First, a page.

In the 21st Century, one of the most enticing credit card features is their various cashback and other rewards systems. But, what most consumers may not know is that the merchant or small business transactions fees fund the consumer rewards. Each time you use your credit card at your favorite restaurant or retailer, they are charged an interchange fee. Neither the merchant’s bank nor the card issuer's bank sets the fees. No. It’s the big three credit card companies who set the interchange fee rates.
This means that Visa, MasterCard, and Discover choose the fees to charge merchants for accepting their credit cards as a form of payment. The rewards card interchange fees are higher than the non-rewards cards. For example, if you review Visa’s USA Interchange Fees documentation, you’ll notice that certain rewards cards transactions charge over 2%. Remember, this fee is 2% of the total transaction amount which includes taxes. And it is per transaction. So even if the merchant is only paying roughly $20 per $1,000, these interchange fees can add up quickly. Plus, Visa, MasterCard, and Discover can change them -- and they usually do by increasing the amount.
The struggle here involves a tension between the profits merchants must earn to stay in business and the rewards incentives that are paid by the interchange fees. The banks and big three credit card companies use their rewards systems as a way to encourage usage of their financial product. Thus, they have a vested interest in keeping the rewards systems in play.
One way merchants have sought relief from the cost is to pass the cost onto consumers in the form of a surcharge. In 2012, a group of retailers and big banks enacted an antitrust lawsuit against Visa and MasterCard, accusing them of setting their rates too high. Also within the lawsuit was a stipulation requesting that merchants be allowed to enact surcharges for credit card customers.
An initial deal was reached, to the tune of $7.25 billion. But, the Second Circuit Court overturned the settlement, and the Supreme Court refused to review the case. However, the battle isn’t over.
Even if merchants and banks don’t fight back via the legal system, only ten states have prohibitions on charging credit card users a surcharge to use their cards for transactions. California’s prohibition was legally challenged in 2016. Other challenges to the surcharge prohibition arose in New York and Texas in the Spring of 2017.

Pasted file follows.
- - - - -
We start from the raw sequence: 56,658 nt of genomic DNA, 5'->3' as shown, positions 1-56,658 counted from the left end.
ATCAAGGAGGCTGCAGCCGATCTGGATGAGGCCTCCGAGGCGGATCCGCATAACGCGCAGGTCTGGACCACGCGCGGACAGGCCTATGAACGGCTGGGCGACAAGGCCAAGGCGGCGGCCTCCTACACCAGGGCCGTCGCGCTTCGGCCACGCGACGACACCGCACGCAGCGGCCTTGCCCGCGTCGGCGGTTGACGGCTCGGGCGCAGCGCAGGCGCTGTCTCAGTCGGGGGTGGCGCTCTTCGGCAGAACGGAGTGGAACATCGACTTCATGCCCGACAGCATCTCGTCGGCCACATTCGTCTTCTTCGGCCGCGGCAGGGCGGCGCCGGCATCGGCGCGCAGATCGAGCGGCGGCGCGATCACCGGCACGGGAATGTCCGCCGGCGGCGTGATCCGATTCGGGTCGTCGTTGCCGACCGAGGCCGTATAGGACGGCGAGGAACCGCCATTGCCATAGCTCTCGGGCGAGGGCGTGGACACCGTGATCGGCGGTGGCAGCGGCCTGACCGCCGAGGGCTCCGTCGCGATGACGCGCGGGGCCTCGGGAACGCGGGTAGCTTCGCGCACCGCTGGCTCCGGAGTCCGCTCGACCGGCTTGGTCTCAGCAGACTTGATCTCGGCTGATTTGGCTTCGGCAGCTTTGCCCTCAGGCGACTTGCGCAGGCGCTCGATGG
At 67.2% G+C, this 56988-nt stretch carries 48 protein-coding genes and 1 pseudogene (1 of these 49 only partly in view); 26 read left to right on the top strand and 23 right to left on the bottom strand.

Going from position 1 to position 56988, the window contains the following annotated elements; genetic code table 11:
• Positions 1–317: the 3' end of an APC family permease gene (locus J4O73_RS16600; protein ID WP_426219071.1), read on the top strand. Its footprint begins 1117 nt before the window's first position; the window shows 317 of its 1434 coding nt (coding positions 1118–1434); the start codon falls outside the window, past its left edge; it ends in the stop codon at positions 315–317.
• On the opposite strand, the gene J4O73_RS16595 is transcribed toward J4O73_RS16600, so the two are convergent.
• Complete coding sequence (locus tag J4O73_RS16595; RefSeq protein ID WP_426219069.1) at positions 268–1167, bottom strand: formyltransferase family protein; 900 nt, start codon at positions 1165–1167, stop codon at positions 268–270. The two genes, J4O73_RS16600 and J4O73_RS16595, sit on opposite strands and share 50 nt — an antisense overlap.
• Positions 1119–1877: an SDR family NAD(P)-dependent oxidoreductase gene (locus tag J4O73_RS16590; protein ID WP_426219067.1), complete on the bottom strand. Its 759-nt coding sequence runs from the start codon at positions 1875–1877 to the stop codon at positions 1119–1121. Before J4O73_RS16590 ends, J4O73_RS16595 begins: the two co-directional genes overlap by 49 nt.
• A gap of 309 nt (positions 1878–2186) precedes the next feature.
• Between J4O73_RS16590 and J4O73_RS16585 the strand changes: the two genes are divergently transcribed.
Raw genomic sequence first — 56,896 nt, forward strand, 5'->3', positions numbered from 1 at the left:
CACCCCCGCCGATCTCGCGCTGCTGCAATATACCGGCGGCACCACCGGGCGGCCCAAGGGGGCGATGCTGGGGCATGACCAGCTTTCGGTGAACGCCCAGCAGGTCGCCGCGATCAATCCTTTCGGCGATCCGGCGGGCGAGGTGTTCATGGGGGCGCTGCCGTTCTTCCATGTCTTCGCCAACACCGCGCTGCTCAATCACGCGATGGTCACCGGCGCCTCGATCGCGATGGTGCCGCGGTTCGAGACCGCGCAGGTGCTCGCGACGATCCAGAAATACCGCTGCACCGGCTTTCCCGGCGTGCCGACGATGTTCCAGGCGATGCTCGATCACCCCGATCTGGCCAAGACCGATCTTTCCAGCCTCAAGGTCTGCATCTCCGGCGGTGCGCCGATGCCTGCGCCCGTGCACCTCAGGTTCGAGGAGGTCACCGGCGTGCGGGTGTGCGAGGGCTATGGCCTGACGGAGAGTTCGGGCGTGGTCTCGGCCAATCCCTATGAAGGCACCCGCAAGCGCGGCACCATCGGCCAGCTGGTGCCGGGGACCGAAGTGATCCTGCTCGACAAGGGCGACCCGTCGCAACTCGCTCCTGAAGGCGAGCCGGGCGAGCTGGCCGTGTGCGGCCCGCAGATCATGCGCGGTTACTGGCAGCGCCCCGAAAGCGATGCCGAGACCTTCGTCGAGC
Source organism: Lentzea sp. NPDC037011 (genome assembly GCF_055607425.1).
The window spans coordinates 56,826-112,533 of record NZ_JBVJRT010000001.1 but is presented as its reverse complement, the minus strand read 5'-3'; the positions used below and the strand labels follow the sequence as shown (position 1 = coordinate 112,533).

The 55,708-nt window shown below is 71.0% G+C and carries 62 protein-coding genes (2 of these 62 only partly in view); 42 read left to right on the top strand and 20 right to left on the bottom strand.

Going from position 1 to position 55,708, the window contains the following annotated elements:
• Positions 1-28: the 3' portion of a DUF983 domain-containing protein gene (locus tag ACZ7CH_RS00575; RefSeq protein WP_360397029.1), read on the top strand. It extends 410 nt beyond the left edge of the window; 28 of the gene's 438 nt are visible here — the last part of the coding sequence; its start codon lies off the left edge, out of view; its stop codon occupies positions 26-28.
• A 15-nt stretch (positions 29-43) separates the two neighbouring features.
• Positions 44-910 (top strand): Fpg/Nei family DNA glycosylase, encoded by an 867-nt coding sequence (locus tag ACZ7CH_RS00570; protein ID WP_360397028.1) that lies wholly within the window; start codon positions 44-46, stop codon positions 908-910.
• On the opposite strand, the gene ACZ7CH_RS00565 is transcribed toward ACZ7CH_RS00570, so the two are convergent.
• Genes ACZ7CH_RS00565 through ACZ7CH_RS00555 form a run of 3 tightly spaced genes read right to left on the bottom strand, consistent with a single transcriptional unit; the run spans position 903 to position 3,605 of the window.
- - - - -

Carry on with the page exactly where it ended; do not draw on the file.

Therefore, it wouldn’t be surprising if, as transaction fees rise, so do the appearance of credit card use surcharges within the states who don’t currently prohibit the additional charge.
Merchants are not required to accept credit cards. Doing so allows them greater earning capacity. But, if the big three credit card companies continue to raise the interchange fees, and it’s likely they will, then this forces the merchants to make a hard decision. If surcharges are allowed, then this passes the question on to the consumer: will the rewards cards still provide equitable benefits when weighed against the added cost of using the card?
Should the credit card companies begin to roll back the interchange fees by lessening them, then this also trickles down to the consumer. Those rewards systems will likely provide less incentive to use the card. This does not mean people will stop using their cards. Americans love credit cards even if they aren’t fond of the debt they have to pay back.
But, viewing this from a realistic standpoint, your FICO and VantageScore credit ratings view credit cards as a high risk category when it comes to debt. There is a fine line between having too few and having too many. None of the credit rating agencies give a hard number as to what constitutes “too few” nor “too many.”
However, long term collateralized debt such as mortgages and auto loans are viewed as less risky and have the same, if not greater, power to bump up your credit score. This isn’t to say that you should get rid of your credit cards. Responsible usage and performing a cost benefit analysis of using the cards should be an ongoing practice. But, due to the disagreements between merchants and the big three credit card companies, the rewards system may not be so appealing in the distant future.